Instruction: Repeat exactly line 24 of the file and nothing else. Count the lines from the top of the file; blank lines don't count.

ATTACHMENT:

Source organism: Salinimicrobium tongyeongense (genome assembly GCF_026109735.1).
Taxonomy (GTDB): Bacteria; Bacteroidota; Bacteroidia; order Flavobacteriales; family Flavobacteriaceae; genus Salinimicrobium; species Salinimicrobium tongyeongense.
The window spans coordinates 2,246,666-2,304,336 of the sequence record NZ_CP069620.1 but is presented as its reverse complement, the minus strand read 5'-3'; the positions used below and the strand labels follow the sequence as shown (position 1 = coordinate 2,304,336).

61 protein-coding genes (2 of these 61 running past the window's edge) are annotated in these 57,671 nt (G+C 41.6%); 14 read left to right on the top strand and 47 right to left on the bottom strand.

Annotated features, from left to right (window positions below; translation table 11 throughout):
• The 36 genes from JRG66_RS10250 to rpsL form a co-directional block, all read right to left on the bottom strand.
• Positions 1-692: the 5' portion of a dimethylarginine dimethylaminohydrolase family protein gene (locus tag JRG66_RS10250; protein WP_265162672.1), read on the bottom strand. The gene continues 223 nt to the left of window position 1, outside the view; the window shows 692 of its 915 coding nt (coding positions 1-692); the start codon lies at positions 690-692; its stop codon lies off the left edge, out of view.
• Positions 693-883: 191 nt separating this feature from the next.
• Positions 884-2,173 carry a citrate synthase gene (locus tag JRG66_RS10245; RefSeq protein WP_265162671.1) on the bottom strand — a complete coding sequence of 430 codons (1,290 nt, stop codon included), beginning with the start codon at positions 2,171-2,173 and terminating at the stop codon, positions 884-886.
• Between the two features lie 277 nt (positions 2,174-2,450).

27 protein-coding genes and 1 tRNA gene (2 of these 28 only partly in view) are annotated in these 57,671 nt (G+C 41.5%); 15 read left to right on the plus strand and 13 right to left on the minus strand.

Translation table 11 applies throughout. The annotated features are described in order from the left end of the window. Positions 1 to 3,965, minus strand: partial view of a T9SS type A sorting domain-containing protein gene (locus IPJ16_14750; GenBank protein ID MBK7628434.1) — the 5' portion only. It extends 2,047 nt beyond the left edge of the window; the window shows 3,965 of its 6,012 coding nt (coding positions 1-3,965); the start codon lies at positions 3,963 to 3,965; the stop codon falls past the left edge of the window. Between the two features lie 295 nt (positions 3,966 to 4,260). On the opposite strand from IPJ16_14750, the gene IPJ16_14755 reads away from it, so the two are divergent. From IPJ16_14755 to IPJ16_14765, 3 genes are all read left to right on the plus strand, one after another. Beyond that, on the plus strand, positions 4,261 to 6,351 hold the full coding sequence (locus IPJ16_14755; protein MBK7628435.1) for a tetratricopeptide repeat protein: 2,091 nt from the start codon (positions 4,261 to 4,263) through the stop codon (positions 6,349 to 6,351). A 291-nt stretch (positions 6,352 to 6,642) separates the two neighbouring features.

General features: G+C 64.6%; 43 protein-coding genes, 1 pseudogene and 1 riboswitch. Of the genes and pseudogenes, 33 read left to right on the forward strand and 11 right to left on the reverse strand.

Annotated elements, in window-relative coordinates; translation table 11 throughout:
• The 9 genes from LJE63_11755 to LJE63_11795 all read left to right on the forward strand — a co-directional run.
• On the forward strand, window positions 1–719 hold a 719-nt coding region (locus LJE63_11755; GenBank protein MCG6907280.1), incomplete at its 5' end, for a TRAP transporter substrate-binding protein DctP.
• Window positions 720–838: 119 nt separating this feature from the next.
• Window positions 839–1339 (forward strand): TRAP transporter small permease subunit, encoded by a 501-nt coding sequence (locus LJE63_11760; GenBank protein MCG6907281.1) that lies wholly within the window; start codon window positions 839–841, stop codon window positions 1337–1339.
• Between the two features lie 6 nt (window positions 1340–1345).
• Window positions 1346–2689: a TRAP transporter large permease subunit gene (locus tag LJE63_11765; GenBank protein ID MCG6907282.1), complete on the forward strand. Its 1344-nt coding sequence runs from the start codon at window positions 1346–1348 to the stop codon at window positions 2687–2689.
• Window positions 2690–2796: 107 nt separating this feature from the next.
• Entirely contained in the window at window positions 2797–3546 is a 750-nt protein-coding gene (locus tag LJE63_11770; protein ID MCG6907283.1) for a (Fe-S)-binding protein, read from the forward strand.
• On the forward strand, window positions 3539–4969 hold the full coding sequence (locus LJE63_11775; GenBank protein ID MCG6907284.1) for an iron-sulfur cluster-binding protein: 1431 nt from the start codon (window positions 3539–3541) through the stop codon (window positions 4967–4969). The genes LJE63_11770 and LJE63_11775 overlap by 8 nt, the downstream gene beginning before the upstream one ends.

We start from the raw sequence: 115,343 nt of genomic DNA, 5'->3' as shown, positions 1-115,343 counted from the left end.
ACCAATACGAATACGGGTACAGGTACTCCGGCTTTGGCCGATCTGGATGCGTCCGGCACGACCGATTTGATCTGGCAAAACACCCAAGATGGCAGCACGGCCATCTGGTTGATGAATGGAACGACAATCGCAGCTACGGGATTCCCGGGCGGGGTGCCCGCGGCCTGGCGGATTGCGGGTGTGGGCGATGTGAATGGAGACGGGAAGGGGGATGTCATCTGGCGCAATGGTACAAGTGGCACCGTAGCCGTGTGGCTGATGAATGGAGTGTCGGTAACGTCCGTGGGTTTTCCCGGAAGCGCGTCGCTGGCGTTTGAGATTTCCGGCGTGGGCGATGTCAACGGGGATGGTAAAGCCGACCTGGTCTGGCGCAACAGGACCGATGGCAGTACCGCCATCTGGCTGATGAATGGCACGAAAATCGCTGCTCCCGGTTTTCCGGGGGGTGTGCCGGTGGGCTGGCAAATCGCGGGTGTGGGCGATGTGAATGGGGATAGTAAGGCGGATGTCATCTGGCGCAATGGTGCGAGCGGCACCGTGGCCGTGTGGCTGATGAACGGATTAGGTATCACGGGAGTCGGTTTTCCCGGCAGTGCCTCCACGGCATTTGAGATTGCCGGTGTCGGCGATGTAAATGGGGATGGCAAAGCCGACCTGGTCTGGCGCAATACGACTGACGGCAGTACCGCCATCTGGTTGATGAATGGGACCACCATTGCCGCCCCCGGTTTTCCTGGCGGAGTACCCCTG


We start from the raw sequence: 115,343 nt of genomic DNA, 5'->3' as shown, positions 1-115,343 counted from the left end.